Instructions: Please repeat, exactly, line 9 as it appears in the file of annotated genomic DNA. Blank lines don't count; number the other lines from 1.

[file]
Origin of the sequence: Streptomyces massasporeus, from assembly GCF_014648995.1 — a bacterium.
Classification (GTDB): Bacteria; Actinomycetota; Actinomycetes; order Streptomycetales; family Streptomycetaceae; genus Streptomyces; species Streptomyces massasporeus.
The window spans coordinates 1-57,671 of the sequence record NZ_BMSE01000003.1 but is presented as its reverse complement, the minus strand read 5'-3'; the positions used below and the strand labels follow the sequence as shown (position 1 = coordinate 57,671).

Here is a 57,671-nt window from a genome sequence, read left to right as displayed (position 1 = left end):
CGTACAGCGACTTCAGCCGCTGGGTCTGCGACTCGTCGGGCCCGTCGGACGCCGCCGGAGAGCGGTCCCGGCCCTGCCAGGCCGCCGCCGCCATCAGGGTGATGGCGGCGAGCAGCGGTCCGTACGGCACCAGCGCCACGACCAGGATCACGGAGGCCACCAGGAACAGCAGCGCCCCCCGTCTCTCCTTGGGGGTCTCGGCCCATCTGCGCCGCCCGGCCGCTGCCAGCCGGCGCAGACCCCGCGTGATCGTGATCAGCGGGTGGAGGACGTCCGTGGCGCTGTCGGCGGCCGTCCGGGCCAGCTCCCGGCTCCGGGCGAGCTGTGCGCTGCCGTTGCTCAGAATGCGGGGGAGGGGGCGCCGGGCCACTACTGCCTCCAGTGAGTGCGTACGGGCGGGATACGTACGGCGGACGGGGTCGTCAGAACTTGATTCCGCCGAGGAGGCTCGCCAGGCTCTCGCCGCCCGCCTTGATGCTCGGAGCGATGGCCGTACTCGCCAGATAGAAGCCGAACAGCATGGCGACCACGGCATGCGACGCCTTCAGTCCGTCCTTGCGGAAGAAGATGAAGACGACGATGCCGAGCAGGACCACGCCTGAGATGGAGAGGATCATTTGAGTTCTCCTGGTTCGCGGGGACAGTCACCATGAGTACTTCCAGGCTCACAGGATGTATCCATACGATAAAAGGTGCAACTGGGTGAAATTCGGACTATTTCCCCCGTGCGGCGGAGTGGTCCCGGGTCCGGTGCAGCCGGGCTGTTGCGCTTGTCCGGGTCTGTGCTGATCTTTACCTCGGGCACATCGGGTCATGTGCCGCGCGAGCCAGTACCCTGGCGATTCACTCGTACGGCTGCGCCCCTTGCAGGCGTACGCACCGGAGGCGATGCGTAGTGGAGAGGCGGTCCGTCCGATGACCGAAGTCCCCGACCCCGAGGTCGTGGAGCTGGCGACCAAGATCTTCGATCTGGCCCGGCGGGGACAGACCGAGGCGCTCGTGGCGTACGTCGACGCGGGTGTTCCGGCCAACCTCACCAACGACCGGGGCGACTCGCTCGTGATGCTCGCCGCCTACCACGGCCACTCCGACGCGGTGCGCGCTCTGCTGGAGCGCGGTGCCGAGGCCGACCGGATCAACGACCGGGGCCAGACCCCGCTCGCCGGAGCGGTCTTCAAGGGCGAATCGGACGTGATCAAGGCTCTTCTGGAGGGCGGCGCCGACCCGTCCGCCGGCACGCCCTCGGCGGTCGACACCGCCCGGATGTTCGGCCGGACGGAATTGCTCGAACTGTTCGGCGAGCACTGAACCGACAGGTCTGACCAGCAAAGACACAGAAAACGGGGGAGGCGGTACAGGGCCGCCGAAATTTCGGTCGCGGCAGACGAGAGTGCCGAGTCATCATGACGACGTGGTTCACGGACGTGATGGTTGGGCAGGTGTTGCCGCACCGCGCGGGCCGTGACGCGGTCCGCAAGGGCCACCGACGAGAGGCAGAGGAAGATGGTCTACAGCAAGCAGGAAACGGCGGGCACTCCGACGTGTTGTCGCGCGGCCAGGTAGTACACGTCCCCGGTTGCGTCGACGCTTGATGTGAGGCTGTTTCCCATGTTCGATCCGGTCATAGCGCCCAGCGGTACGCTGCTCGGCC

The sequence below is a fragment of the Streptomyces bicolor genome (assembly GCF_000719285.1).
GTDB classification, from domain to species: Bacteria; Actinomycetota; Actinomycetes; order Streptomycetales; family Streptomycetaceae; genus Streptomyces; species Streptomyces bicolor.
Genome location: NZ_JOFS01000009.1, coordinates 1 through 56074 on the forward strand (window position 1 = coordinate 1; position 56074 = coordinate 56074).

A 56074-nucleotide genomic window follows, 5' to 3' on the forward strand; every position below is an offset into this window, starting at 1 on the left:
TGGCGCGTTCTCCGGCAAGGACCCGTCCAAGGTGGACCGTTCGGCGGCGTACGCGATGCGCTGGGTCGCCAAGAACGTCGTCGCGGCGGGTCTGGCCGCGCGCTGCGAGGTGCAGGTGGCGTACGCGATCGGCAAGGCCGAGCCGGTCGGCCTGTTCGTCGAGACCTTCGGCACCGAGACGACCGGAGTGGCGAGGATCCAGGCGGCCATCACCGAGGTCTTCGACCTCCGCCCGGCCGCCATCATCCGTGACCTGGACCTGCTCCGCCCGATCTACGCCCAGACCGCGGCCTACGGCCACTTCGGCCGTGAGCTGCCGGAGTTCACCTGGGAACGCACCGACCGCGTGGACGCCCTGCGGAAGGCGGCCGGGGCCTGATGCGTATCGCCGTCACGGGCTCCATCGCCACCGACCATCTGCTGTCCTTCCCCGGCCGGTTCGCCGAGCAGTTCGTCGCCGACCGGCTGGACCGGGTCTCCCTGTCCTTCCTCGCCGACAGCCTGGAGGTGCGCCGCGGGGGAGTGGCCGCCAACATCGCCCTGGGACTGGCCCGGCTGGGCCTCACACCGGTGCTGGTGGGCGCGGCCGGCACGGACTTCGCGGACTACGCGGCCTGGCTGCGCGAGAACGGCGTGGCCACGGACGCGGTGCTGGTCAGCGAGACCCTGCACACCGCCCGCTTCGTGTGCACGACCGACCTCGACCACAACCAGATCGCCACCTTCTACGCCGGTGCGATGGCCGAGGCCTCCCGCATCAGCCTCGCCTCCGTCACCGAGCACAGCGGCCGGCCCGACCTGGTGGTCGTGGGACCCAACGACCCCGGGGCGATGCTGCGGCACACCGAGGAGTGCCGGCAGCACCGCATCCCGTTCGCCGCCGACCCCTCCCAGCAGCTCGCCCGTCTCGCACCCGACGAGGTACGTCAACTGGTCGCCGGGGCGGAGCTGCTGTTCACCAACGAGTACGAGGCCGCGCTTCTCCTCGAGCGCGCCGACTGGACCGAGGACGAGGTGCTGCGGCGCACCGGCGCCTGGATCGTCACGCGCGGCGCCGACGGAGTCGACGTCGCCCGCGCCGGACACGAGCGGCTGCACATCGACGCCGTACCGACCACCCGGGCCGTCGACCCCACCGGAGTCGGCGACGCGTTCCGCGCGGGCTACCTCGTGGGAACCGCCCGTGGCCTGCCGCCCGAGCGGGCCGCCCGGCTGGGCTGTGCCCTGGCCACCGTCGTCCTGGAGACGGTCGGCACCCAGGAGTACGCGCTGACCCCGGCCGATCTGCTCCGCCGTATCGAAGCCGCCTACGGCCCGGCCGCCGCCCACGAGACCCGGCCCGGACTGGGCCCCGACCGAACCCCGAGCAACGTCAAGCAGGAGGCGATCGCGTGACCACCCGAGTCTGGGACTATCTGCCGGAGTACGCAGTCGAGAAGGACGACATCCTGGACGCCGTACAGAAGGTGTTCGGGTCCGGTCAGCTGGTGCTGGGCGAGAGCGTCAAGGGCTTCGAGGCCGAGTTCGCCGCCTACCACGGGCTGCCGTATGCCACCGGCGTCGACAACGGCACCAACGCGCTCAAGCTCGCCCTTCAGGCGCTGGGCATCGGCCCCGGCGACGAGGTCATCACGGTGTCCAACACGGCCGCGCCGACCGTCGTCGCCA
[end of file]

A 56074-nucleotide genomic window follows, 5' to 3' on the forward strand; every position below is an offset into this window, starting at 1 on the left: